What happens when you have a great knowledge-sharing site, where people can freely ask questions and other people are willing to answer them?
Let me ask again, what if you have “pioneered a unique web service that offers its members fast, qualified answers to questions … from a network of qualified technology experts”? And not just that, you also have a “patented knowledge-sharing process, combined with the advantages of the Internet”? And if it’s not enough, let’s imagine for a moment that you “received a $5 million first round investment commitment from <drum-roll> J.P. Morgan Capital“?
The company is 14 years old now. It’s an eternity by the internet standards. The site was once the largest network of qualified technology experts, or so they claim. What lessons can we learn from its fate?
First, a few observations:
1. Is its traffic going up or down?
2. How does it compare to competition?
3. Was there an IPO or sale to a strategic investor?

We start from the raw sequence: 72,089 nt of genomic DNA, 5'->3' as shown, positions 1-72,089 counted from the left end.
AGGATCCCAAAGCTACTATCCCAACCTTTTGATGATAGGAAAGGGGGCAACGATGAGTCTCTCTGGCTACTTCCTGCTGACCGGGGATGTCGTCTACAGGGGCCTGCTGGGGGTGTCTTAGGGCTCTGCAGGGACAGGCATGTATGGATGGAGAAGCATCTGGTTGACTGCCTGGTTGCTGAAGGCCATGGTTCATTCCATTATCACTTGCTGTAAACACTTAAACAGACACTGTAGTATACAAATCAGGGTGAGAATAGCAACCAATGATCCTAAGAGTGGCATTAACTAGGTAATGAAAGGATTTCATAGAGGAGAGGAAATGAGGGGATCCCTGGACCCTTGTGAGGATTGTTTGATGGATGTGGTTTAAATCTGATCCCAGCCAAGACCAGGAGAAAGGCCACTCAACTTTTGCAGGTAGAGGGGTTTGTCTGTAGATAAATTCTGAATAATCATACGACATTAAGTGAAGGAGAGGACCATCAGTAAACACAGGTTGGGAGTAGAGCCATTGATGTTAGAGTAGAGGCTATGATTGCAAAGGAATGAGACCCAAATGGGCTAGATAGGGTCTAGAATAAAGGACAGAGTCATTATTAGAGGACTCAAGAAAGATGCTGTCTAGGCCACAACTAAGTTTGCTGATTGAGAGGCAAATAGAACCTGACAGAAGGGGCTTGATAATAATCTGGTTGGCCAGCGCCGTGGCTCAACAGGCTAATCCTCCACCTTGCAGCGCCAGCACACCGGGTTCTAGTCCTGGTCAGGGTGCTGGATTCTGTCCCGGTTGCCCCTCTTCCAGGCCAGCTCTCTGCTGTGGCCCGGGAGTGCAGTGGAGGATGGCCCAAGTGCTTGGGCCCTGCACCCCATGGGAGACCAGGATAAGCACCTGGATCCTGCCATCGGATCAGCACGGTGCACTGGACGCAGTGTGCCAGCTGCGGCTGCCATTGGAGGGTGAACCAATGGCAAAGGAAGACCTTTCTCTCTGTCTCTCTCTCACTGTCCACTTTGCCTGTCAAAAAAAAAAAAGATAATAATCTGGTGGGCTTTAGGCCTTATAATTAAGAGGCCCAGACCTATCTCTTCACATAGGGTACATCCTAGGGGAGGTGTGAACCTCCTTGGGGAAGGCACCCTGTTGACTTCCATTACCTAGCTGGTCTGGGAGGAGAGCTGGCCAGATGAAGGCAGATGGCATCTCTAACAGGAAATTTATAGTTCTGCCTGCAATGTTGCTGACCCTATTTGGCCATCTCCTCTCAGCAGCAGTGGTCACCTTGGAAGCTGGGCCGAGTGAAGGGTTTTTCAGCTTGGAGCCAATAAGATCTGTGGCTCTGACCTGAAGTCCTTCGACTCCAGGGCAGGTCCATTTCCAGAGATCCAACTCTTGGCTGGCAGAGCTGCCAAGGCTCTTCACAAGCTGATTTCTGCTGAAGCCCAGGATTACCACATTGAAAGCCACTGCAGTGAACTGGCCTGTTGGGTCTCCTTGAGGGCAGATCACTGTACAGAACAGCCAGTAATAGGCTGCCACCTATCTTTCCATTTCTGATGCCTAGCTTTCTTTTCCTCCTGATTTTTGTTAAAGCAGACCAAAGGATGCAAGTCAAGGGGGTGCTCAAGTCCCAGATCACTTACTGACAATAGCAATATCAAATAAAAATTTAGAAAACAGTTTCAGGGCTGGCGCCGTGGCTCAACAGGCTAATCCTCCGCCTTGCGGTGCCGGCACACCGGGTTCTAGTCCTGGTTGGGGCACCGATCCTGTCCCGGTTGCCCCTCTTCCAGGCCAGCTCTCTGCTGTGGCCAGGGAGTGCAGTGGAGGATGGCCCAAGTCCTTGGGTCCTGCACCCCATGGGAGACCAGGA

I couldn’t find any traces of it in the internet. OK, this is certainly not a hard fact, and if you send me a link about the event, I’ll update the post accordingly.
What can we learn? Perhaps, that Q & A sites are too easy to build (say hi to StackExchange!). That the competition in the area is too fierce. That even patented IP and “smart money” from the investors won’t let you scale the business enough. You may be the leader one day, and a new kid on the block leaves you biting the dust the next day.
Update: despite struggling traffic, Experts Exchange is running well, apparently with enough revenue to support itself. See comments to this post for more details.